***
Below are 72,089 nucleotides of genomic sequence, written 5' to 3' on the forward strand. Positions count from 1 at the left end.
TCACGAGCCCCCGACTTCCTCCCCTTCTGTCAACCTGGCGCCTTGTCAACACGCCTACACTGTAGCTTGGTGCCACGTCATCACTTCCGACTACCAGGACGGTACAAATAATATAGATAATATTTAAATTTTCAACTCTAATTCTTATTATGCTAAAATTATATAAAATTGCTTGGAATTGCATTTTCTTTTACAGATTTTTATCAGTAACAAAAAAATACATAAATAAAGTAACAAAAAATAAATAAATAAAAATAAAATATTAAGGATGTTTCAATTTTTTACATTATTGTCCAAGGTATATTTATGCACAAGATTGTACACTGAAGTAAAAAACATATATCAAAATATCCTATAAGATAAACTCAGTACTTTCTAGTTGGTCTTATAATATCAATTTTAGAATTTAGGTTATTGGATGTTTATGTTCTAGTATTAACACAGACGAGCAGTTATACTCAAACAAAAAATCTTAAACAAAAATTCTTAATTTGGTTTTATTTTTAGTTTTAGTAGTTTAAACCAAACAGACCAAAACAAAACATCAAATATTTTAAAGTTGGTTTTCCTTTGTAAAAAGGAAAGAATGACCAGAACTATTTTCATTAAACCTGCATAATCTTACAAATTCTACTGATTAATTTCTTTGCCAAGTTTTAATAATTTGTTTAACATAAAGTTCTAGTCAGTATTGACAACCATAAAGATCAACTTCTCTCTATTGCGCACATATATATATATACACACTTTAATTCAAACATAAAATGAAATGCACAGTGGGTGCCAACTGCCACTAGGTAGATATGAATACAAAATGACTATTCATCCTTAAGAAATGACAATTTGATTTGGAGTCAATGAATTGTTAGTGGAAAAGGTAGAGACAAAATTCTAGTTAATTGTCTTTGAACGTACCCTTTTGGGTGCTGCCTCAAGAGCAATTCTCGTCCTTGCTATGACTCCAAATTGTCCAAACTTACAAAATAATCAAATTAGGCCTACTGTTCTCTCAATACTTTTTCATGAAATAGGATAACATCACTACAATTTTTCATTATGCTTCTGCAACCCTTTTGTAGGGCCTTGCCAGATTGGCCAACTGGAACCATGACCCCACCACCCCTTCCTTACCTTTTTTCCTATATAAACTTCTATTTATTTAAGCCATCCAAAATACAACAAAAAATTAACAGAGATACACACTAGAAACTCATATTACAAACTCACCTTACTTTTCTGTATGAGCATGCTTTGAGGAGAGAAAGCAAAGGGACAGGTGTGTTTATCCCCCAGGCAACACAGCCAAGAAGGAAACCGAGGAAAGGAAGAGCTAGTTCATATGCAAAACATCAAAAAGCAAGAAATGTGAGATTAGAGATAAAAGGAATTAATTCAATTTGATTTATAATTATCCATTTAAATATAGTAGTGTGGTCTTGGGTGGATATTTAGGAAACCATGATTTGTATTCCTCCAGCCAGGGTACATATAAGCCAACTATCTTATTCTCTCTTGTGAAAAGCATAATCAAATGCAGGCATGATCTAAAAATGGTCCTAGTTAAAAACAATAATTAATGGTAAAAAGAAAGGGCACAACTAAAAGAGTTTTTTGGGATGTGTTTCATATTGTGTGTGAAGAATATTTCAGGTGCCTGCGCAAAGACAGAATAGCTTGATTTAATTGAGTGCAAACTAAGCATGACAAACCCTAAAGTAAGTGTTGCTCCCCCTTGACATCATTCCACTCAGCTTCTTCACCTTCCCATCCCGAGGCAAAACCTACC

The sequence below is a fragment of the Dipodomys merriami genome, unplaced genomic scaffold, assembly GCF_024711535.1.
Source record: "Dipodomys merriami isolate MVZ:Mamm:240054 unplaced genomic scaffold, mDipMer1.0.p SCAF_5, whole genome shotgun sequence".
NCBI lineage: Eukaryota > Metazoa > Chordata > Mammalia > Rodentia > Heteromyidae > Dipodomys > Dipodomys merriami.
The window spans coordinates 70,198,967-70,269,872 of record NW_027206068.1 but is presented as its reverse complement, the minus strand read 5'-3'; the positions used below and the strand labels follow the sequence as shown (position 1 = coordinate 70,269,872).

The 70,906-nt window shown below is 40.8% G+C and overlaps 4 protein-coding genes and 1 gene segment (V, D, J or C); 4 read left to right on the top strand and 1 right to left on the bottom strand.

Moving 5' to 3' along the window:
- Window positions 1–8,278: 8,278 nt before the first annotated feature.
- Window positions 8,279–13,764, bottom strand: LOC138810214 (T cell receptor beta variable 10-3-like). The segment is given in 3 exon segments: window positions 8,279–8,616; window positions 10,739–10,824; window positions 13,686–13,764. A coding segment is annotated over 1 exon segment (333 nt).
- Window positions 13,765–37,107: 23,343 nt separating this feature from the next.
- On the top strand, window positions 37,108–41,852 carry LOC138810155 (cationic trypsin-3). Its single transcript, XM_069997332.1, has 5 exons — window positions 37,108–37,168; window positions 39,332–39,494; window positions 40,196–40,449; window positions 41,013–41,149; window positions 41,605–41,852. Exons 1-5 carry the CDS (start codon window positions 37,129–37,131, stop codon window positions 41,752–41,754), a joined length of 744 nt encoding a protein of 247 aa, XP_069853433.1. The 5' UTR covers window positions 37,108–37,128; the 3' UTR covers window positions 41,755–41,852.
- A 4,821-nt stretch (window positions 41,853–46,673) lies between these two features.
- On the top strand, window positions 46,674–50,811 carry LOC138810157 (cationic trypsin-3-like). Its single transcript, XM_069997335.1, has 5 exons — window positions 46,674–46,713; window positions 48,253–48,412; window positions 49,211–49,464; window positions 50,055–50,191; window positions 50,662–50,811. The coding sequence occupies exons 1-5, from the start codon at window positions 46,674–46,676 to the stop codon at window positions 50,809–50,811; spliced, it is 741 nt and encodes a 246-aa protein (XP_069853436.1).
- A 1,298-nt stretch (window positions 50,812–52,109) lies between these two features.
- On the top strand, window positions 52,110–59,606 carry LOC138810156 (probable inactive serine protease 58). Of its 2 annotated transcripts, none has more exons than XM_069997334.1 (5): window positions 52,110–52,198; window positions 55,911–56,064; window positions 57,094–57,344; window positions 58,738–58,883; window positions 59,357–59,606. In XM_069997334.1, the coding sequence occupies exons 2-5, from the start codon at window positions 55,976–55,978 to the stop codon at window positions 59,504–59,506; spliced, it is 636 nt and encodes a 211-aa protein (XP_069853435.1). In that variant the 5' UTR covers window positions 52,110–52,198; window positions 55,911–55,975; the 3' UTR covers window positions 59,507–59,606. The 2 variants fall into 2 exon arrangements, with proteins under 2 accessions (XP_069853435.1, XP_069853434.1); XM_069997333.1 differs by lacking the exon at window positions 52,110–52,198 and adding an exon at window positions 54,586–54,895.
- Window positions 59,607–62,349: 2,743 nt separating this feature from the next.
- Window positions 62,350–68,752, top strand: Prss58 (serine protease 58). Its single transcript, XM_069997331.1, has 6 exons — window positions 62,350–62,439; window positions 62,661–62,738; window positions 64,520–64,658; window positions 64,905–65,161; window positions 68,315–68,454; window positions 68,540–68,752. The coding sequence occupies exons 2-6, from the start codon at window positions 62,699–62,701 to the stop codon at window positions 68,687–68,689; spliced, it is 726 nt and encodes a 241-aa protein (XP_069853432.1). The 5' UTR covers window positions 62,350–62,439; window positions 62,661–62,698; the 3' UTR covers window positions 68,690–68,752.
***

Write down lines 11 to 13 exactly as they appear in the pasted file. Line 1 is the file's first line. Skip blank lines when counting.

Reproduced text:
- Window positions 13,765–37,107: 23,343 nt separating this feature from the next.
- On the top strand, window positions 37,108–41,852 carry LOC138810155 (cationic trypsin-3). Its single transcript, XM_069997332.1, has 5 exons — window positions 37,108–37,168; window positions 39,332–39,494; window positions 40,196–40,449; window positions 41,013–41,149; window positions 41,605–41,852. Exons 1-5 carry the CDS (start codon window positions 37,129–37,131, stop codon window positions 41,752–41,754), a joined length of 744 nt encoding a protein of 247 aa, XP_069853433.1. The 5' UTR covers window positions 37,108–37,128; the 3' UTR covers window positions 41,755–41,852.
- A 4,821-nt stretch (window positions 41,853–46,673) lies between these two features.